In 2010, Germany’s Space Strategy proudly stated: “The level of funding [by the German Federal Government] has made it possible to consolidate Germany’s role as a key location for space activities as well as its number 2 position in the European space sector (after France and ahead of Italy)”. While seemingly comfortable with the second place in Europe’s space landscape, the strategy document also postulates that the ranking “should not only be a reason for contentment, but also an incentive” to further develop Germany’s space capabilities in a broad range of areas. More than ten years later, however, the discrepancy between self-set goals and political realities continues to be quite obvious. This is due to the lack of awareness of the relevance of space-based assets and services. For a long time, space was neglected both in German politics and public debate, and while it is gradually changing, knowledge about the opportunities and risks of space is still limited among political decision-makers. It is not politics, but industry that is the main driving force behind adapting Germany’s space landscape in an international environment that is increasingly characterised by geopolitical rivalries. This long-standing omission is particularly underscored by the fact that the aforementioned Space Strategy from 2010 has yet to be replaced by a new version.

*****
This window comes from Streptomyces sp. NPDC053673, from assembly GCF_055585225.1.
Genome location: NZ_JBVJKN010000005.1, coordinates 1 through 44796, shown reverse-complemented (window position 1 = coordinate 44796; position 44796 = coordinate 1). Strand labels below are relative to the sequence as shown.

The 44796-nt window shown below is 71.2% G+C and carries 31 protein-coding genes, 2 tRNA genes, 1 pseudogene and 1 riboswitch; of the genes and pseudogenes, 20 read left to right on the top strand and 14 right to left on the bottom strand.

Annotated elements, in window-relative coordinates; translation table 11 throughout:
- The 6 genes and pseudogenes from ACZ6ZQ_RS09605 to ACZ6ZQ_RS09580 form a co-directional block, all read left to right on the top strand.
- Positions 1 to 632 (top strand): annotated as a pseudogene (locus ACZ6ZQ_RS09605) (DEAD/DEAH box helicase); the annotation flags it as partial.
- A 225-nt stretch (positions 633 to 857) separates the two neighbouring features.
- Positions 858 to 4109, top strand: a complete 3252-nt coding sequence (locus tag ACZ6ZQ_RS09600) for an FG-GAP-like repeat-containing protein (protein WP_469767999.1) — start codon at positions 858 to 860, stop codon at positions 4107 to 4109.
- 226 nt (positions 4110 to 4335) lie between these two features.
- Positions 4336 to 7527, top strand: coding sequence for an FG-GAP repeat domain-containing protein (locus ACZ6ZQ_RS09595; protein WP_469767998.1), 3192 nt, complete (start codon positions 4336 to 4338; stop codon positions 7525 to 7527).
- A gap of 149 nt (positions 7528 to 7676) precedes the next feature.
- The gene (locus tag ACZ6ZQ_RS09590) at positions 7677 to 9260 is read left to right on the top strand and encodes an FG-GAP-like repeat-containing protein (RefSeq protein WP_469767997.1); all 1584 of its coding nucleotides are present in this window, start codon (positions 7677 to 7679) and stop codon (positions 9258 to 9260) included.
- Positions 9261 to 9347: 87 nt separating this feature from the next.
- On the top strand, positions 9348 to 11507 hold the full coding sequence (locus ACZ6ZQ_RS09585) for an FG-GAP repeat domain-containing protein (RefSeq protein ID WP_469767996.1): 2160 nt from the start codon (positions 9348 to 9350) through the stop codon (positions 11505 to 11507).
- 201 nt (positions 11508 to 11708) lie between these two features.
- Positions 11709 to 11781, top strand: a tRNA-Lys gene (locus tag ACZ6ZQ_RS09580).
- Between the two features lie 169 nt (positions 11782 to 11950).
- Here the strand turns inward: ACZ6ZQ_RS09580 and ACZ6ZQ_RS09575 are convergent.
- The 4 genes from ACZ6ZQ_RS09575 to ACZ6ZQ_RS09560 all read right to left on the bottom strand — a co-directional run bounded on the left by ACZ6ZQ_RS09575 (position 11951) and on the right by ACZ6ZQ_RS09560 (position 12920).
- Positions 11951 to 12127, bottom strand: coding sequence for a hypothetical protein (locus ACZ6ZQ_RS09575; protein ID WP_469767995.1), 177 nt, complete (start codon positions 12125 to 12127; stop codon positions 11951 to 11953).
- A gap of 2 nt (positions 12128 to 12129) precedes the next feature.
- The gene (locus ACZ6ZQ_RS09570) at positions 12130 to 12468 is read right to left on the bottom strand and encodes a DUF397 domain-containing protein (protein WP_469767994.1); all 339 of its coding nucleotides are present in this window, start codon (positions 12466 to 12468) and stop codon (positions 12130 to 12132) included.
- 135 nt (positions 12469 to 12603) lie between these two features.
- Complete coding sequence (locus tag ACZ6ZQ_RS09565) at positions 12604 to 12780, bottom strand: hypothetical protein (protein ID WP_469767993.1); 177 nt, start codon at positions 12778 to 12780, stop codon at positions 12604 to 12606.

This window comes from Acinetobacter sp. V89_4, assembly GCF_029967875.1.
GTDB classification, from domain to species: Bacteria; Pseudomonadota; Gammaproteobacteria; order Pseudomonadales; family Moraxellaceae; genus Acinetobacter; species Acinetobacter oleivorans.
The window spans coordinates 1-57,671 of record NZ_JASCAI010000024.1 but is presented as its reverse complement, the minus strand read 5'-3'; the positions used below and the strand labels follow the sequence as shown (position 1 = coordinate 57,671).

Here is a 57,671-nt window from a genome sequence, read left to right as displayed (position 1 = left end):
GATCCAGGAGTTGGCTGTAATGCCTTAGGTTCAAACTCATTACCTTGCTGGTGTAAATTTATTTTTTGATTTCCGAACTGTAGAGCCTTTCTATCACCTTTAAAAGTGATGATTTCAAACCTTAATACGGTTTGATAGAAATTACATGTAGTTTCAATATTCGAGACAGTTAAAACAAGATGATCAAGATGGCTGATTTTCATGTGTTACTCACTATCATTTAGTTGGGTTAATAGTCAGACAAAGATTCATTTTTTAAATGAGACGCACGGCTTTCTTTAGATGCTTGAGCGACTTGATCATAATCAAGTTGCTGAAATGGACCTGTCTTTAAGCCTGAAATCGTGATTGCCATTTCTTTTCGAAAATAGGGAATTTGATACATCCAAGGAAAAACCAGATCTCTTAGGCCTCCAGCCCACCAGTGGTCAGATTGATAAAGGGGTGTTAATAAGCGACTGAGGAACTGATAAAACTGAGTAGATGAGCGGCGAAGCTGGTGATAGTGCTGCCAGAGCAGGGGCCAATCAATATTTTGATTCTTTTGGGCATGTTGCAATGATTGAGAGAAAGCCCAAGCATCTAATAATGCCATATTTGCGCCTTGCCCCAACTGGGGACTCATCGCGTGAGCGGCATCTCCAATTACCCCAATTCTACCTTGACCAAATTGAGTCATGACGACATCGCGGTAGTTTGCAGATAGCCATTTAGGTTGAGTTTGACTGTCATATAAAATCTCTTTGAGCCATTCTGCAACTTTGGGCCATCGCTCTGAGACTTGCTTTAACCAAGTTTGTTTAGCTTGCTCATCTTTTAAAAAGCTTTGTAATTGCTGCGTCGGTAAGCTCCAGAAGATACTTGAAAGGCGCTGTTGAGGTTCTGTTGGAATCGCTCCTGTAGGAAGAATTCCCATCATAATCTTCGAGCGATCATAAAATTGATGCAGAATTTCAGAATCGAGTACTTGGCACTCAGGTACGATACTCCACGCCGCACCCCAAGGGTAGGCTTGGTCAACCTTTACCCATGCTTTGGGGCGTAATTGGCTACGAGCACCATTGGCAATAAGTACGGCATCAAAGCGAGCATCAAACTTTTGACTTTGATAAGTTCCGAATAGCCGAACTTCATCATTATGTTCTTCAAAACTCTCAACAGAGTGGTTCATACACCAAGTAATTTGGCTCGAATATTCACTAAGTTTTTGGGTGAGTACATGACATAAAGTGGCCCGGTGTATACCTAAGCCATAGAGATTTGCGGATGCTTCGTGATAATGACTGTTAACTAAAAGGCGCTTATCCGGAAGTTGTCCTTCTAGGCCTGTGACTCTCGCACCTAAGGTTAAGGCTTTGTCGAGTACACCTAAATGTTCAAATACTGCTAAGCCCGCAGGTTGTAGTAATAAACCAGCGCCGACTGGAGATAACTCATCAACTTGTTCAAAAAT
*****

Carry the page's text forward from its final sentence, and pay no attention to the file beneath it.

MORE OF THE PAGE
Germany is gradually catching up with the relevance of space for the military, industry, and society. While the government still seems to lack political will, the German space industry pushes for a more ambitious and assertive national space policy…
- Uploaded on Cairn-int.info on 17/11/2022